PLACEMENT PROBLEMS SOLVED:

DETAILING EXPECTATIONS UPFRONT

 Throughout school (elementary, middle, high school, and college), students and parents are taught a graded system of standards and practices and are accustomed to the requirements of advancement. It makes sense to offer a similar practice at the dance studio. After all, if parents are given a detailed curriculum upfront, then their expectations for the season are set. They understand what their children are expected to learn, can practice skills with their child at home, and realize the importance of accomplishing certain skills for advancement in class placement.

 This method of standardization also encourages consistency throughout studio classes, so if a substitute is teaching or an instructor changes mid-season, the class infrastructure and skill sets remains the same. This is very comforting to parents and students and encourages a professional, yet still artistic, ambiance at your studio.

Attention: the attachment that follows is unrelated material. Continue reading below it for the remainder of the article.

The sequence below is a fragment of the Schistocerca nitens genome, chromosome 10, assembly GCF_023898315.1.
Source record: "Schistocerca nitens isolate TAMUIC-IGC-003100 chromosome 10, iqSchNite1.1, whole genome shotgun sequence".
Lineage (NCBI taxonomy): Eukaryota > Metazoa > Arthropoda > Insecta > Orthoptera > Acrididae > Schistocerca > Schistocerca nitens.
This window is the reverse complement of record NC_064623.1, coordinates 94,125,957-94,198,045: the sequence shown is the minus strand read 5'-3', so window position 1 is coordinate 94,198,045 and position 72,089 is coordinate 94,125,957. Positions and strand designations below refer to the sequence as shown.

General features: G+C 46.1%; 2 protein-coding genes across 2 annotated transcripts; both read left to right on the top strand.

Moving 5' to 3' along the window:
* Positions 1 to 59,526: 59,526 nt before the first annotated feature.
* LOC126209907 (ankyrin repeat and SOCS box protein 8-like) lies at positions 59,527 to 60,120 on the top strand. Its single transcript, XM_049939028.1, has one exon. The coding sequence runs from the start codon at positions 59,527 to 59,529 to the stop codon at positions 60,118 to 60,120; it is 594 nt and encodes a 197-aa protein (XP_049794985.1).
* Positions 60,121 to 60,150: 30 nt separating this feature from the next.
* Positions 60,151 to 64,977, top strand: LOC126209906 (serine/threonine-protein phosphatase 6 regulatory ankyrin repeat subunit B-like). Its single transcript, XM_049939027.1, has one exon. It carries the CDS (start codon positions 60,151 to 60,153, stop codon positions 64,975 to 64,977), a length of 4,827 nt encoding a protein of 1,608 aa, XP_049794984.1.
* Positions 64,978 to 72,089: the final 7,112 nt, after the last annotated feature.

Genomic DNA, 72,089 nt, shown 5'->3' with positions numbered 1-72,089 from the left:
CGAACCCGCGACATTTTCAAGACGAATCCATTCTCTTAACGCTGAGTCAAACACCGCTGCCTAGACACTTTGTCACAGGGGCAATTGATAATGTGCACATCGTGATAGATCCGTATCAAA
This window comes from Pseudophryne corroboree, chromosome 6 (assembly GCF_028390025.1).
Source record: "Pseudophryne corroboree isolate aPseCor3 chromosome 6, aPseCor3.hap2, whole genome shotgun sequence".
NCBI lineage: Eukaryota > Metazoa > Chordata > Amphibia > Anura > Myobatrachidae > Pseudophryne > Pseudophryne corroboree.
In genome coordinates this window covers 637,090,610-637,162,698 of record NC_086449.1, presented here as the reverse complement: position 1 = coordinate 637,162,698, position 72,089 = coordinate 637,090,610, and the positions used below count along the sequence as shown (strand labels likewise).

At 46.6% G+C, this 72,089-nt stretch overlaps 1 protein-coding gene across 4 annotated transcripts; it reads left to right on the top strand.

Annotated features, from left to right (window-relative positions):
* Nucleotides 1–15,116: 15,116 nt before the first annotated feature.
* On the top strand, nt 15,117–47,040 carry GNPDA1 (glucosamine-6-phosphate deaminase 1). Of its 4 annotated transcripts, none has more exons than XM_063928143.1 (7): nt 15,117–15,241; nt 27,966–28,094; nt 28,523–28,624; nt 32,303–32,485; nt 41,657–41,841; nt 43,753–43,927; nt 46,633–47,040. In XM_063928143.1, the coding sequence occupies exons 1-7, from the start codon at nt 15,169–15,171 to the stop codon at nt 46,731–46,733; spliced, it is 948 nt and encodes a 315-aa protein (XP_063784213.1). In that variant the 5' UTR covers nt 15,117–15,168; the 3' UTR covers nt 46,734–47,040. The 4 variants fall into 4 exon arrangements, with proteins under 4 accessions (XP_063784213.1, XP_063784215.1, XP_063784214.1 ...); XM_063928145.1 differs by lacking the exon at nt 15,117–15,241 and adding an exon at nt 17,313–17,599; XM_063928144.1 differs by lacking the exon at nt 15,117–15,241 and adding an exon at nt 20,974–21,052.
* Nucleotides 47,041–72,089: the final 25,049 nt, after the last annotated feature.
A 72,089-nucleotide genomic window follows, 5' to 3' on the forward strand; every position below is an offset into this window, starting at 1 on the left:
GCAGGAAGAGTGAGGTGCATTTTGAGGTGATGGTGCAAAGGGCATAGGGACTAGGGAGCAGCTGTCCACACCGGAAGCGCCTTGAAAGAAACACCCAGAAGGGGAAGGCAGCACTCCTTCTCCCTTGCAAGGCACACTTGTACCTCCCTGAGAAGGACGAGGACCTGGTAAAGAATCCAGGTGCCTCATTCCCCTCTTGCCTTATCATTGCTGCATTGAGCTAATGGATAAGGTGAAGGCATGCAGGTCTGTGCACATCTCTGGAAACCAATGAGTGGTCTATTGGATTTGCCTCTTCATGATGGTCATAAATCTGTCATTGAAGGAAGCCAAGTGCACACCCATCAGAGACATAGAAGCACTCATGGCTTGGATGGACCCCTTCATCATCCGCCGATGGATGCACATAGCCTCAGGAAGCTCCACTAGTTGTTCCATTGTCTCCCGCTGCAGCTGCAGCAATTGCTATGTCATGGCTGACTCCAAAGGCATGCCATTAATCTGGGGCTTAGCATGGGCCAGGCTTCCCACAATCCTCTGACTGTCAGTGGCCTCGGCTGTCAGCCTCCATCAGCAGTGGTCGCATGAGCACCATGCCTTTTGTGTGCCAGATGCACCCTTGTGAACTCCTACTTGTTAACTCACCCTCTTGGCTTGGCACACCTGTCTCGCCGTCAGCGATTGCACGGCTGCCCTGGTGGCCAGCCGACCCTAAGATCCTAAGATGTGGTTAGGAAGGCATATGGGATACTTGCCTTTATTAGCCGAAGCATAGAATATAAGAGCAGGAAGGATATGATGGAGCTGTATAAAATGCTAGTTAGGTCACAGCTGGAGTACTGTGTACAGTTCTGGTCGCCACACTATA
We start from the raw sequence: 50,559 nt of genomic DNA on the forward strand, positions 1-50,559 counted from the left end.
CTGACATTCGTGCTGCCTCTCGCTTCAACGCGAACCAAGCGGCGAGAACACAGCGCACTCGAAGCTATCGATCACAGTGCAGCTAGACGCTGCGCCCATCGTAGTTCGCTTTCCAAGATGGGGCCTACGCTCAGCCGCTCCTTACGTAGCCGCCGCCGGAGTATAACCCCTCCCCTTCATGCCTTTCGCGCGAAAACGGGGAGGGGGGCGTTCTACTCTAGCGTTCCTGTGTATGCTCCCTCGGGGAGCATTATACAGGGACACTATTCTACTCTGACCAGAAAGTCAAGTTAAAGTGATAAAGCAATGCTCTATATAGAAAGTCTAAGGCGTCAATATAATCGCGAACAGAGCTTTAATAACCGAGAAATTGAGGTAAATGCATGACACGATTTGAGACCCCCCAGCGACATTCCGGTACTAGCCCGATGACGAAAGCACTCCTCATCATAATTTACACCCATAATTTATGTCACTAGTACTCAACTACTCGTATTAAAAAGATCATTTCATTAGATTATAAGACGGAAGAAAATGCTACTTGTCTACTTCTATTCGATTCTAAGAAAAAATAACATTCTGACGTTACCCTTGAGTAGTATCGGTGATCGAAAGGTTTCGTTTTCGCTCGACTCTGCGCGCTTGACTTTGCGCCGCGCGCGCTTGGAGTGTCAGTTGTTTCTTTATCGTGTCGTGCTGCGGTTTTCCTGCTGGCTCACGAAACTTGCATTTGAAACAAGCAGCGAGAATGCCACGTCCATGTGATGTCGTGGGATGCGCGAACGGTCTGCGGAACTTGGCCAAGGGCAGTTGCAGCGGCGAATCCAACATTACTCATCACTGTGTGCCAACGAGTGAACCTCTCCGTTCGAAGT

Your studio’s class curriculum/syllabus should contain the following information:

  • Name of the class
  • Age of class attendees
  • Recital Requirements (ex. (1) Spring Recital Dance {ballet})
  • Class Structure (the layout of the class and time spent on each segment; e.g. barre, center work, stretching, across the floor progressions, combination, reverence, etc.)
  • Technical Skills (Center & Across the Floor)
  • Breakdown of Choreographic Goals (what students will work on each month)

Around January or February, students should be evaluated based on the class curriculum sheet. Each child should receive a recommendation form detailing their placement and explaining the child’s strengths and weaknesses (constructively) in varying styles and disciplines of dance. When parents receive their child’s placement in the spring, they understand that it is based on the curriculum sheet and the child’s work and progress over the past several months. With this evaluation and placement method, your studio can articulately and accurately describe and justify a child’s placement for the upcoming season.

Parents and students are satisfied with this process because they are familiar with it from their experiences in an academic setting. The transference works seamlessly and creates an environment of upfront, detailed organization, which your clients, and you, will appreciate each season.

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